Sensory processing disorder (SPD) is the inability to screen out external stimuli – making the smallest stimuli unbearable – or the need to search out high-stimulus activities to arouse sluggish senses. It is a neurological condition that makes it difficult for the body to receive messages from the senses and turn them into appropriate motor and behavioral responses. SPD may occur in up to 10 percent of children and commonly co-occurs with ADHD. It is important to identify and treat the condition at a young age.
Signs and Symptoms of SPD in Children
A child with SPD finds it hard to process and act upon the information received through his senses: sounds, sights, movement, touch, smell, and taste. The causes of SPD are unclear. While the condition may be genetic, there are also extrinsic factors that put children at risk, such as maternal deprivation, premature birth, prenatal malnutrition, and early institutional care. The signs of SPD in children include:
• Feelings that a shade is pulled over the outside world
• Experiencing muted sights, sounds, and touch
• Feelings of sensory overload
Common triggers of SPD include:
• Hair brushing
• Tight clothes or coarse fabric on skin
• Loud noises such as fireworks or thunder
• Bright lights like camera flashes, sunshine, or strobes
• Strong odors including perfume or scented detergent
• Swimming in lakes
• Sticky fingers
• Tags on clothes
• Being touched or hugged
• Wearing shoes
• Tart or bitter foods
Signs and Symptoms of SPD in Adults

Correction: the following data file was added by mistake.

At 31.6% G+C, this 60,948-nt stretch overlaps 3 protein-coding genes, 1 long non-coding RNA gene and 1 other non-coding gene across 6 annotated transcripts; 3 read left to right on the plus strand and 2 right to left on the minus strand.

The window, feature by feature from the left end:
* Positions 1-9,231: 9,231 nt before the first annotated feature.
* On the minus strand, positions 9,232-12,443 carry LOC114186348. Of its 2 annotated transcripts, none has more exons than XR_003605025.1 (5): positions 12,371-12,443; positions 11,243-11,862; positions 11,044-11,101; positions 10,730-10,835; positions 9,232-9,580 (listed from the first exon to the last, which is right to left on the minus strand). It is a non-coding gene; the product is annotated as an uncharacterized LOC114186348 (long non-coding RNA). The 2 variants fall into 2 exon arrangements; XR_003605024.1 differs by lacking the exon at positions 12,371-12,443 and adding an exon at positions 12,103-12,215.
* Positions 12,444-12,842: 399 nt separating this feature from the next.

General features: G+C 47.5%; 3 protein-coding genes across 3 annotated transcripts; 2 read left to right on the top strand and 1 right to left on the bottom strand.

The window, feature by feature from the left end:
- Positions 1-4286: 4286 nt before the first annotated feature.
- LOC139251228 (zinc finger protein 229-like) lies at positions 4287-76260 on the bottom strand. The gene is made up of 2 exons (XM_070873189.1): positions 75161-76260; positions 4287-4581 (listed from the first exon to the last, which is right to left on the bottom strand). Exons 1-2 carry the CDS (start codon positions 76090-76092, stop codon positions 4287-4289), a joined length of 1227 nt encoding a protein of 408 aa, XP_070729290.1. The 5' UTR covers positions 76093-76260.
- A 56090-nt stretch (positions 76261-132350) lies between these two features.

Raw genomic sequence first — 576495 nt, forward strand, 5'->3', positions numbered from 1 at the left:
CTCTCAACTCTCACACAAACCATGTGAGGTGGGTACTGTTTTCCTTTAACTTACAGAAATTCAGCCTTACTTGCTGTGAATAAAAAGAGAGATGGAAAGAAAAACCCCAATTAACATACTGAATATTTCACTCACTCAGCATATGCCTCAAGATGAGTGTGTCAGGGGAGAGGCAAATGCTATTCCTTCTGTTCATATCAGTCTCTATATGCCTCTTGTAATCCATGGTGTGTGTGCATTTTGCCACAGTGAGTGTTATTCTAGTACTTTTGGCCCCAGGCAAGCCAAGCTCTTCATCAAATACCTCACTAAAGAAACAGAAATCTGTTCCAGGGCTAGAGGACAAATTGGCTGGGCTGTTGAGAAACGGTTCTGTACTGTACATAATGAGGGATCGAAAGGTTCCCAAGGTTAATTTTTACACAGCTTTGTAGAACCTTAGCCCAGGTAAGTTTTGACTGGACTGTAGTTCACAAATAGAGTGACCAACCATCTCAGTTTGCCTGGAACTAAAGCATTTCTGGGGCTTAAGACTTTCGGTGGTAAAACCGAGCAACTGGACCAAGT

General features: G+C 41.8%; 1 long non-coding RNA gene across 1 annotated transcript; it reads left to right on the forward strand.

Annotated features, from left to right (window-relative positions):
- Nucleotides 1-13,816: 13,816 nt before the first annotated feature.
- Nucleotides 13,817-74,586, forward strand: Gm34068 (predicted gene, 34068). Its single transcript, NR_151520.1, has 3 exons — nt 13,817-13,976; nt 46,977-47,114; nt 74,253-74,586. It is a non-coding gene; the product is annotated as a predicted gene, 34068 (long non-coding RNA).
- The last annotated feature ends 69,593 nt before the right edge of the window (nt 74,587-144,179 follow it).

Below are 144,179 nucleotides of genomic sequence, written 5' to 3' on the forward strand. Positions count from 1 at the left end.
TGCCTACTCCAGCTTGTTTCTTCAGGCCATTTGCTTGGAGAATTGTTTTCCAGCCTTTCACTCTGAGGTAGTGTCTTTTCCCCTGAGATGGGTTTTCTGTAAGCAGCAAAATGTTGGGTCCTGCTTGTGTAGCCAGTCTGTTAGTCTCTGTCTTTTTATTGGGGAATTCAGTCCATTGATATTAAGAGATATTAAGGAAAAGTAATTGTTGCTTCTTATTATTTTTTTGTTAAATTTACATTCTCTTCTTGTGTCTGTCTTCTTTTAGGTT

Sensory triggers for adults may be similar to those above. If you are hypersensitive to the point that it interferes with your functioning, you may have SPD. Many adults describe the feeling as being assaulted, attacked, or invaded by everyday experiences, like ticking clocks, hissing radiators, or strong perfume. They are bothered by sounds or textures that most people don’t hear or feel. These experiences can become physically and emotionally unbearable and extremely distracting. Even loose hair on their neck or wrinkles in the sheets can be a source of agitation. People with ADHD and SPD can experience hypersensitivities in all five senses.
Once you recognize the signs of SPD in you or your child, locate a knowledgeable professional — usually a trained occupational therapist — to perform an evaluation. And the earlier the better. Many people with SPD never receive an accurate diagnosis since the condition can resemble many other problems. SPD is often misdiagnosed as ADHD, a learning disability, or even pervasive developmental disorder.
There are protocols that exist for diagnosing SPD, including parent surveys and other clinical assessments that look for red flags and developmental delays. An evaluation may include a physical exam, speech and language evaluation, and psychological questioning. Some doctors are skeptical about SPD because symptoms are not quantified and vary from individual to individual. SPD is not yet recognized in the DSM-V. Make sure to find a physician who understands the condition. Typically, occupational therapists with advanced training in sensory processing and integration are qualified to identify the condition.
Many people develop coping strategies to avoid unpleasant stimuli, which can complicate a diagnosis. Some children will avoid certain activities or textures, which does not eradicate the condition. Other people will seek out activities that help symptoms, such as swimming or swinging, which help regulate brain pathways responsible for integrating the senses. Sometimes people will outgrow or grow into symptoms, and find an occupation that “protects” them from unpleasant sights, sounds, and smells.
A diagnosis can help, even if it comes in adulthood.